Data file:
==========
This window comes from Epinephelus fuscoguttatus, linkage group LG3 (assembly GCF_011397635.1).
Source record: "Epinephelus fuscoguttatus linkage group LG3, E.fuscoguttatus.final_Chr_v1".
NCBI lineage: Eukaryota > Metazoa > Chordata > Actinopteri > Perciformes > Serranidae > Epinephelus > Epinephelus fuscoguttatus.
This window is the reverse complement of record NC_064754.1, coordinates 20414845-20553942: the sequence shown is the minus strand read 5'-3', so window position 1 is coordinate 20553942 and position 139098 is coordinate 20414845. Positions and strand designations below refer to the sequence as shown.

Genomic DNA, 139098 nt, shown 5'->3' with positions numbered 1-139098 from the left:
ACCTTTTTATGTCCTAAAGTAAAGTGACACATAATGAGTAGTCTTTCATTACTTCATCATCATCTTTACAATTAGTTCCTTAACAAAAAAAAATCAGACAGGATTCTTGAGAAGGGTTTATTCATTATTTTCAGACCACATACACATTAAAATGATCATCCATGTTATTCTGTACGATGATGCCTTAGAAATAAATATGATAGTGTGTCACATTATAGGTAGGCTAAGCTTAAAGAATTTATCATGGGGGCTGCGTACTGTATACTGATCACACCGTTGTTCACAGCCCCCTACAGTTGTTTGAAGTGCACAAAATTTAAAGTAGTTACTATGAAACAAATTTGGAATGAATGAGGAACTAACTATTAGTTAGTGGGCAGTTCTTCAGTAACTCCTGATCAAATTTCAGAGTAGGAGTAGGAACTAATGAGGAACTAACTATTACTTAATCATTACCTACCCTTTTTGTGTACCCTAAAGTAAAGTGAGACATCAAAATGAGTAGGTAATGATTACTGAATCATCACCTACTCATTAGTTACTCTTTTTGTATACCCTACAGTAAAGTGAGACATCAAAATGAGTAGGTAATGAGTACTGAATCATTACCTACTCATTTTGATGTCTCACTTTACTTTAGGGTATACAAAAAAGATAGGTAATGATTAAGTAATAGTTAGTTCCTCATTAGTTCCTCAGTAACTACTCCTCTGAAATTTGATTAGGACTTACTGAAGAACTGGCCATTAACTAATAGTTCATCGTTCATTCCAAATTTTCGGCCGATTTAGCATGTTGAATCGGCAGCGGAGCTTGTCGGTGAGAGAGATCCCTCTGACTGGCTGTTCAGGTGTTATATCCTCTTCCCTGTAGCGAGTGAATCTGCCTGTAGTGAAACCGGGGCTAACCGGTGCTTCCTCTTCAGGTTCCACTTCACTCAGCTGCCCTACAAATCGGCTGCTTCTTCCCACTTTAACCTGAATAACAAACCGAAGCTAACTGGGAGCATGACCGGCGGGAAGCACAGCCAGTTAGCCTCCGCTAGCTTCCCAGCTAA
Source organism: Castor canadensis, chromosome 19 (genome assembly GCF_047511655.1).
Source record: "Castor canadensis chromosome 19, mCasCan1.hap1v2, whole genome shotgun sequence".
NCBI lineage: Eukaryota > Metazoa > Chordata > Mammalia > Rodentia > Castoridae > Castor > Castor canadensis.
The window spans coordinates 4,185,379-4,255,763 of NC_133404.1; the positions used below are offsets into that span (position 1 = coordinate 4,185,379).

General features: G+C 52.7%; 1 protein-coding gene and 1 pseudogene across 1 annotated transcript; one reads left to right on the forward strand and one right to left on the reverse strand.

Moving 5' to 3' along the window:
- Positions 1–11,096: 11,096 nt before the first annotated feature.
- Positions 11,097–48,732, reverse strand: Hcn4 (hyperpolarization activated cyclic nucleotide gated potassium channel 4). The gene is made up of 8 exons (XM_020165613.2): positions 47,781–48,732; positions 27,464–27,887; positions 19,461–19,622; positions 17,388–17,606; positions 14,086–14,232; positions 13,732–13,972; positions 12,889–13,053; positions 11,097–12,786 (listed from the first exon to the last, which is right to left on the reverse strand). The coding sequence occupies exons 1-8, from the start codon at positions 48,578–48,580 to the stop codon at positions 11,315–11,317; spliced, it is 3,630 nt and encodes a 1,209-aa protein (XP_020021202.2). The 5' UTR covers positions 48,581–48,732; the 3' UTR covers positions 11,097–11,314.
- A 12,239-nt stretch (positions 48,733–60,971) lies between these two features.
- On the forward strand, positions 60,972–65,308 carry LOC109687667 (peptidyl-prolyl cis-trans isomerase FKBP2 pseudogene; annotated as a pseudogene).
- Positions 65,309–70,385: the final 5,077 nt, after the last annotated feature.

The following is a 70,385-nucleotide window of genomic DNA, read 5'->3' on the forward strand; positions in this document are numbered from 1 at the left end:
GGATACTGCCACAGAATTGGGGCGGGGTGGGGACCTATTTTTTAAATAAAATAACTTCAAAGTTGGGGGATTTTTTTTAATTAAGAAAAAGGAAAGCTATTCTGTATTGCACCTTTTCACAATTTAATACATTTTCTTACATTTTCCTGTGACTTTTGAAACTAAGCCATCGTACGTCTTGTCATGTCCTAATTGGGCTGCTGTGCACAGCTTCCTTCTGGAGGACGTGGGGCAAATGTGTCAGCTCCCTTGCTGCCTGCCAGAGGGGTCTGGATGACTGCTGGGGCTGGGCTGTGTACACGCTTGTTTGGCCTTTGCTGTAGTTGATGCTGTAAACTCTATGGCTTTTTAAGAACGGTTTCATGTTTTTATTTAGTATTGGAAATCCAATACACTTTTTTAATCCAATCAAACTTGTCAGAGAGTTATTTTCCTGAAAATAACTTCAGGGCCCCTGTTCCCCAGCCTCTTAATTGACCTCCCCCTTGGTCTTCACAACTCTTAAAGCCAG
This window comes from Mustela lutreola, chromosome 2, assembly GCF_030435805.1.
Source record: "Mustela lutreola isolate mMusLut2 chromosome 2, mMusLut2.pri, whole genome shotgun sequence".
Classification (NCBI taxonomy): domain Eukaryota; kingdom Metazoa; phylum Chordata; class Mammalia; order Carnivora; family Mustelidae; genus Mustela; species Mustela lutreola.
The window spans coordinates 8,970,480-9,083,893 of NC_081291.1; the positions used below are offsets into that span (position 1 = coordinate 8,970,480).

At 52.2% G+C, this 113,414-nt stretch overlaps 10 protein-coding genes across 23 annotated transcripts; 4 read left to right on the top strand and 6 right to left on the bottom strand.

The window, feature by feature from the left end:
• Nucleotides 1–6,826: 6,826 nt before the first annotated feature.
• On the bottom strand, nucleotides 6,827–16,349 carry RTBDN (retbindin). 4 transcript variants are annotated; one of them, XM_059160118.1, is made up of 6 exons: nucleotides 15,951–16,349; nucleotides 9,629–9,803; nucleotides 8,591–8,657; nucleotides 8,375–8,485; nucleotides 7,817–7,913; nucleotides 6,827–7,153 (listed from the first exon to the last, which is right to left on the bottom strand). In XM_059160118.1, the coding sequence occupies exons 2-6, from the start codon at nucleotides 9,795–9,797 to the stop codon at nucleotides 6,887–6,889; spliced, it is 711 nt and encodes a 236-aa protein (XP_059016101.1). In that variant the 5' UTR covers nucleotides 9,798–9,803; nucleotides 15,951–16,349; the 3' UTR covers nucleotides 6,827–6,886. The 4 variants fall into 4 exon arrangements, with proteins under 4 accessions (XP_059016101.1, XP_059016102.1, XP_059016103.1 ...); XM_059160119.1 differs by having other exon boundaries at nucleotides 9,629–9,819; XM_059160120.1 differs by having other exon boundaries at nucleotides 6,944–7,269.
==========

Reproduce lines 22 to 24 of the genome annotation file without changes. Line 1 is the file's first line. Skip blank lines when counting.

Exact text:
Classification (NCBI taxonomy): domain Eukaryota; kingdom Metazoa; phylum Chordata; class Mammalia; order Carnivora; family Mustelidae; genus Mustela; species Mustela lutreola.
The window spans coordinates 8,970,480-9,083,893 of NC_081291.1; the positions used below are offsets into that span (position 1 = coordinate 8,970,480).

At 52.2% G+C, this 113,414-nt stretch overlaps 10 protein-coding genes across 23 annotated transcripts; 4 read left to right on the top strand and 6 right to left on the bottom strand.